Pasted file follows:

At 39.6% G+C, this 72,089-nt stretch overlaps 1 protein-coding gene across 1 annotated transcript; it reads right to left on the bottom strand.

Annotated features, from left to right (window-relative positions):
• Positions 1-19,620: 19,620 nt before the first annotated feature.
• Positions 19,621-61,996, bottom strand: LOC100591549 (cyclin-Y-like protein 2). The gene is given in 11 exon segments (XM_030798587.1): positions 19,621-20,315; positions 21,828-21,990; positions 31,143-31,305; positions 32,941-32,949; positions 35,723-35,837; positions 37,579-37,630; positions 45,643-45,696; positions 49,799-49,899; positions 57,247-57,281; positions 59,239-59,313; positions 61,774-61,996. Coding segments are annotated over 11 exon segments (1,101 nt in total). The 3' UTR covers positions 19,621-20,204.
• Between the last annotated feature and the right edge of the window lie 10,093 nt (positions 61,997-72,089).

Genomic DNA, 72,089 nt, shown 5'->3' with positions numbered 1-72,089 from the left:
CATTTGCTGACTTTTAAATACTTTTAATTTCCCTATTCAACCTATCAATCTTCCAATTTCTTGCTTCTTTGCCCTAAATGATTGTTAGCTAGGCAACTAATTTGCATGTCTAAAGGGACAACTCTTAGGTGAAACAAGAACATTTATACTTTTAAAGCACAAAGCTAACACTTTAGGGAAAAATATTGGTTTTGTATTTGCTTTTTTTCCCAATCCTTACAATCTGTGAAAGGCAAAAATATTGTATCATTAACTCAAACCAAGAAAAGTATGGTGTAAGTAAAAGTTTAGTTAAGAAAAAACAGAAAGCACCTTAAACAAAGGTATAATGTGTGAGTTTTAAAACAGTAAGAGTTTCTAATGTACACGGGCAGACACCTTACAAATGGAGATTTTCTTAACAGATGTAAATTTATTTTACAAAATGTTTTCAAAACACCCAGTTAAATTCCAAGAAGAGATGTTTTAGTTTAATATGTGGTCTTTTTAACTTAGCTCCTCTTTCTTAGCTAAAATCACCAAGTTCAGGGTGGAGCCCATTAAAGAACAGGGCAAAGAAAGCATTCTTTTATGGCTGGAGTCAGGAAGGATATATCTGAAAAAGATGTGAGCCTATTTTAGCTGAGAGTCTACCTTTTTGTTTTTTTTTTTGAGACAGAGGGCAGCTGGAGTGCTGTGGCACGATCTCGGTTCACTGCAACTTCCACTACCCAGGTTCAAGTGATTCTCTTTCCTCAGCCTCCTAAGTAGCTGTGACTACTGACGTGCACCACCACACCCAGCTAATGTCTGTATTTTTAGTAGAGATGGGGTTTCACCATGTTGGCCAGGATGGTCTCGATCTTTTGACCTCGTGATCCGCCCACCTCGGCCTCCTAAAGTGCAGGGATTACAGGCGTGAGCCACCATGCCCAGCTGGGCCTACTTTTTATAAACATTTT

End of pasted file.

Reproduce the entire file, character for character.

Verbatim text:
At 39.6% G+C, this 72,089-nt stretch overlaps 1 protein-coding gene across 1 annotated transcript; it reads right to left on the bottom strand.

Annotated features, from left to right (window-relative positions):
• Positions 1-19,620: 19,620 nt before the first annotated feature.
• Positions 19,621-61,996, bottom strand: LOC100591549 (cyclin-Y-like protein 2). The gene is given in 11 exon segments (XM_030798587.1): positions 19,621-20,315; positions 21,828-21,990; positions 31,143-31,305; positions 32,941-32,949; positions 35,723-35,837; positions 37,579-37,630; positions 45,643-45,696; positions 49,799-49,899; positions 57,247-57,281; positions 59,239-59,313; positions 61,774-61,996. Coding segments are annotated over 11 exon segments (1,101 nt in total). The 3' UTR covers positions 19,621-20,204.
• Between the last annotated feature and the right edge of the window lie 10,093 nt (positions 61,997-72,089).

Genomic DNA, 72,089 nt, shown 5'->3' with positions numbered 1-72,089 from the left:
CATTTGCTGACTTTTAAATACTTTTAATTTCCCTATTCAACCTATCAATCTTCCAATTTCTTGCTTCTTTGCCCTAAATGATTGTTAGCTAGGCAACTAATTTGCATGTCTAAAGGGACAACTCTTAGGTGAAACAAGAACATTTATACTTTTAAAGCACAAAGCTAACACTTTAGGGAAAAATATTGGTTTTGTATTTGCTTTTTTTCCCAATCCTTACAATCTGTGAAAGGCAAAAATATTGTATCATTAACTCAAACCAAGAAAAGTATGGTGTAAGTAAAAGTTTAGTTAAGAAAAAACAGAAAGCACCTTAAACAAAGGTATAATGTGTGAGTTTTAAAACAGTAAGAGTTTCTAATGTACACGGGCAGACACCTTACAAATGGAGATTTTCTTAACAGATGTAAATTTATTTTACAAAATGTTTTCAAAACACCCAGTTAAATTCCAAGAAGAGATGTTTTAGTTTAATATGTGGTCTTTTTAACTTAGCTCCTCTTTCTTAGCTAAAATCACCAAGTTCAGGGTGGAGCCCATTAAAGAACAGGGCAAAGAAAGCATTCTTTTATGGCTGGAGTCAGGAAGGATATATCTGAAAAAGATGTGAGCCTATTTTAGCTGAGAGTCTACCTTTTTGTTTTTTTTTTTGAGACAGAGGGCAGCTGGAGTGCTGTGGCACGATCTCGGTTCACTGCAACTTCCACTACCCAGGTTCAAGTGATTCTCTTTCCTCAGCCTCCTAAGTAGCTGTGACTACTGACGTGCACCACCACACCCAGCTAATGTCTGTATTTTTAGTAGAGATGGGGTTTCACCATGTTGGCCAGGATGGTCTCGATCTTTTGACCTCGTGATCCGCCCACCTCGGCCTCCTAAAGTGCAGGGATTACAGGCGTGAGCCACCATGCCCAGCTGGGCCTACTTTTTATAAACATTTT